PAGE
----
Following the suspension of Scottsdale Gallery Association’s weekly Thursday night ArtWalk series through April 16, many of the Arts District galleries have followed suit and closed their doors.
The galleries are still open for business via online sales, private appointments and even home visits.
“We made the decision this week to be closed, but we are still here working,” said Deb Neal, co-owner of Territorial Indian Arts & Antiques with husband Alston Neal.
“There is no traffic at all on Main Street, which is safe, I guess,” she added.
French Thompson also made the decision to close his jewelry gallery, French Designer Jeweler, for at least two weeks starting the week of March 23.
“I was hoping that either the President, the Arizona governor or the mayor of Scottsdale would issue a request for all non-essential businesses to close for a time period, Thompson said.
“My thinking was that if everyone was to quarantine all at the same time, we all would be better off than if people do it and others did not do it. Since that is not happening, we are doing it voluntarily.”
According to Thompson, SGA president, the April Art and Chocolate Gold Palette ArtWalk also is postponed indefinitely.
With no weekly ArtWalks and no usual springtime crowds, galleries are losing money.
“The economic impact is unfathomable, as most galleries are ma-and-pa businesses with no cushion,” Alston said.
The Marshall Gallery co-owner Peter Strub added that they’ve seen a “sharp drop-off of traffic and sales.”
“It happened overnight at the height of our season,” he said.
Online sales are now more important than ever.
“We are working diligently on our website, where shopping is available 24/7,” Alston said, adding that they also offer virtual tours of their gallery online.
Besides the galleries, the artists they represent also rely on online sales.
“Artists depend on the sales of work,” Strub said. “Abrupt truncation is devastating, as they are self-employed without unemployment insurance. In order to support artists, interested parties should continue to shop online.”
To help sales, the Marshall Gallery is offering 10 percent off any art purchase until May 1.
Though the Marshall Gallery canceled its robust lineup of in-gallery spring events, including their concert series, Strub said the gallery is still open for business “unless directed otherwise by authorities.”
“We have a large space. We take care and wipe down surfaces many times a day. We practice social distancing. We remain available to serve the community’s cultural needs and market our artists’ work,” he added.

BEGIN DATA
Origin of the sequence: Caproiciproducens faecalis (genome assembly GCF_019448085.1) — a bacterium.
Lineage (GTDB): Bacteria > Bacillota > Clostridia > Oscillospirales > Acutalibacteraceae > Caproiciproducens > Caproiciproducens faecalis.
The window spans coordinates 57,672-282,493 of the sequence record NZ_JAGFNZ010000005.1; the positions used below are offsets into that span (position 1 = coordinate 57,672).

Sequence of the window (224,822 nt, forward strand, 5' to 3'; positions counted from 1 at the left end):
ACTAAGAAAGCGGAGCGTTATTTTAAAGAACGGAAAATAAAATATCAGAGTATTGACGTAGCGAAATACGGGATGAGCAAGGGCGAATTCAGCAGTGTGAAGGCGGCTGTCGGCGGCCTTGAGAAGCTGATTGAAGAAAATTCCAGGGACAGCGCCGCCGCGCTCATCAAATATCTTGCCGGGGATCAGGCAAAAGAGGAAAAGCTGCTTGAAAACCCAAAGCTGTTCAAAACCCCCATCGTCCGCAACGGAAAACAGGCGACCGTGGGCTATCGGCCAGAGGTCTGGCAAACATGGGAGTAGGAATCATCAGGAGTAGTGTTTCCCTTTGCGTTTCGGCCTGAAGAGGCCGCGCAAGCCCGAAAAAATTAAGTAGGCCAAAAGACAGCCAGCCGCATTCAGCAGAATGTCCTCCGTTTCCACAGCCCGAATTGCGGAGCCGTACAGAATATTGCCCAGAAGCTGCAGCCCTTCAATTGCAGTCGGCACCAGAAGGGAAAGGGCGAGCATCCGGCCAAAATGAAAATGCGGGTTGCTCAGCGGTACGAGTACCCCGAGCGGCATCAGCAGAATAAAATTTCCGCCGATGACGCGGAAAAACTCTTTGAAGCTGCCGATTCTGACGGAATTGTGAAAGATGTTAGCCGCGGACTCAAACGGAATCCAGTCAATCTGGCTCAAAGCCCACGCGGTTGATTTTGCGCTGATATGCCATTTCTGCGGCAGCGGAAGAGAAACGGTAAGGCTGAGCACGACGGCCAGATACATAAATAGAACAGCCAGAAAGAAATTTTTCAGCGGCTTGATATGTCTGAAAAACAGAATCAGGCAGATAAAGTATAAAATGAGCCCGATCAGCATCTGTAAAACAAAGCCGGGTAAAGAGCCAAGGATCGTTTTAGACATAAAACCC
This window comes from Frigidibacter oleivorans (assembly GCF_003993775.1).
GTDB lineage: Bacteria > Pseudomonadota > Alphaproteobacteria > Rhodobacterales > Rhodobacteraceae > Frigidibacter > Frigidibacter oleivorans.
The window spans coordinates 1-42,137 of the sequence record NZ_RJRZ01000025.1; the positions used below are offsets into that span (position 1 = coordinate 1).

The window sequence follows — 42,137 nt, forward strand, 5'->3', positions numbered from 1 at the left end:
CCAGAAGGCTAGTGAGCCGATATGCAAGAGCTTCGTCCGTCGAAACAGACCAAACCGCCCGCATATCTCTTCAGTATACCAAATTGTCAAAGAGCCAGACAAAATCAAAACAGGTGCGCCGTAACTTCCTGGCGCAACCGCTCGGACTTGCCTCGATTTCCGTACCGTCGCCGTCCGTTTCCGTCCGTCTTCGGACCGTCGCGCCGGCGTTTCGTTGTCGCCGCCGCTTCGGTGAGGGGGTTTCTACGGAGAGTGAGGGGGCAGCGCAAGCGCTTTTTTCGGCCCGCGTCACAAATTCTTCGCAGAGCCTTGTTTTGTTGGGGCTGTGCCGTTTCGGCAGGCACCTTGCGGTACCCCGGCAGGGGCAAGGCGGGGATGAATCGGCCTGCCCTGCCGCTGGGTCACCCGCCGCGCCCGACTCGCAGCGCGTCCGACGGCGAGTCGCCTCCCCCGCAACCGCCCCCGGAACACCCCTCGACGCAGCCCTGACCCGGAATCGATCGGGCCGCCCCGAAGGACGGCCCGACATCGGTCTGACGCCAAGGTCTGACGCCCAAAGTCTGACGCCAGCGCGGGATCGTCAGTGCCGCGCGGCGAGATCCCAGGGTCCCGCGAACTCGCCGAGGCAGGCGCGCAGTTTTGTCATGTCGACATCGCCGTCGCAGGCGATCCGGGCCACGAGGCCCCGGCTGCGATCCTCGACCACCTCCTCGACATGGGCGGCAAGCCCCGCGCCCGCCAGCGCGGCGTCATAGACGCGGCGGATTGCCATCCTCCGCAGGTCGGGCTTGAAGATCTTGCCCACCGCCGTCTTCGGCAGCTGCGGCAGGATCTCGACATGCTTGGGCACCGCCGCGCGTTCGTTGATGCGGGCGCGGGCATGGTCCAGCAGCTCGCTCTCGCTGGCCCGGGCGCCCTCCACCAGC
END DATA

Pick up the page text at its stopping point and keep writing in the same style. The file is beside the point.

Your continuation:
The Marshall Gallery guests can either make appointments for private showings and virtual tours or set up a time for Strub or co-owner DeeAn Gillespie to bring art to clients’ homes.
“We’re here to serve,” Strub said. “Anyone wanting a private Skype or FaceTime virtual tour should just call us, and we’ll arrange it.”
Royse Contemporary owner Nicole Royse said she is also happy to bring art to clients.
“The coronavirus has impacted foot traffic greatly, which therefore has decreased sales as my business relies heavily on patrons viewing the artwork in person before purchasing,” Royse said.
Open by appointment only, the gallery currently features the work of Marilyn Szabo and Cam DeCaussin in an exhibition entitled “Midcentury in the Desert.”
Royse said she increased gallery cleanings and postponed all receptions until April.
“It will be incredibly challenging,” she said of staying afloat. “The best thing people can continue to do is support small local businesses during this challenging time and buy art.”
French Designer Jeweler will continue to virtually host the Ring Invitational, a month-long showcase of high-end rings designed and created by artists all over the country and internationally, as well.
“We have a wonderful online presence and have both photos and videos of the rings in our Invitational Ring show,” Thompson said.
“Our website is a beautiful representation of the jewelry we have here in the gallery, and everything in our gallery has a presence on the website,” he added. “We just had a phone call from out of state ordering an item that was on the website.”
Thompson said, for now, he and his staff will continue to take turns working in the gallery.
“We will be here in the gallery for phone calls and deliveries. My employee and I will rotate days on and days away, so we are not here at the time with the potential of spreading it between us,” he said.
Much like Royse Contemporary, Territorial Indian Arts & Antiques, and the Marshall Gallery, French Designer Jeweler is also following World Health Organization and Centers for Disease Control and Prevention guidelines, including following the proper sanitizing and hand-washing protocol.
Thompson and his team are also cleaning the cases and jewelry after they are handled.
“If we had to close for a month, we can weather through as our business had had to deal with the recession and are still here and welcoming business,” Thompson said. “We will concentrate on promoting our online presence and see if we can supplement with online sales.”
Over at the Marshall Gallery, Strub said they do not allow usage of their bathroom and often sanitize all surfaces and shared objects such as pens.
“Culture and the arts are such a vital part of a thriving, healthy community. We continue to be committed to serving our public and ensuring our community of artists and patrons have access to their cultural lifeblood,” Strub said.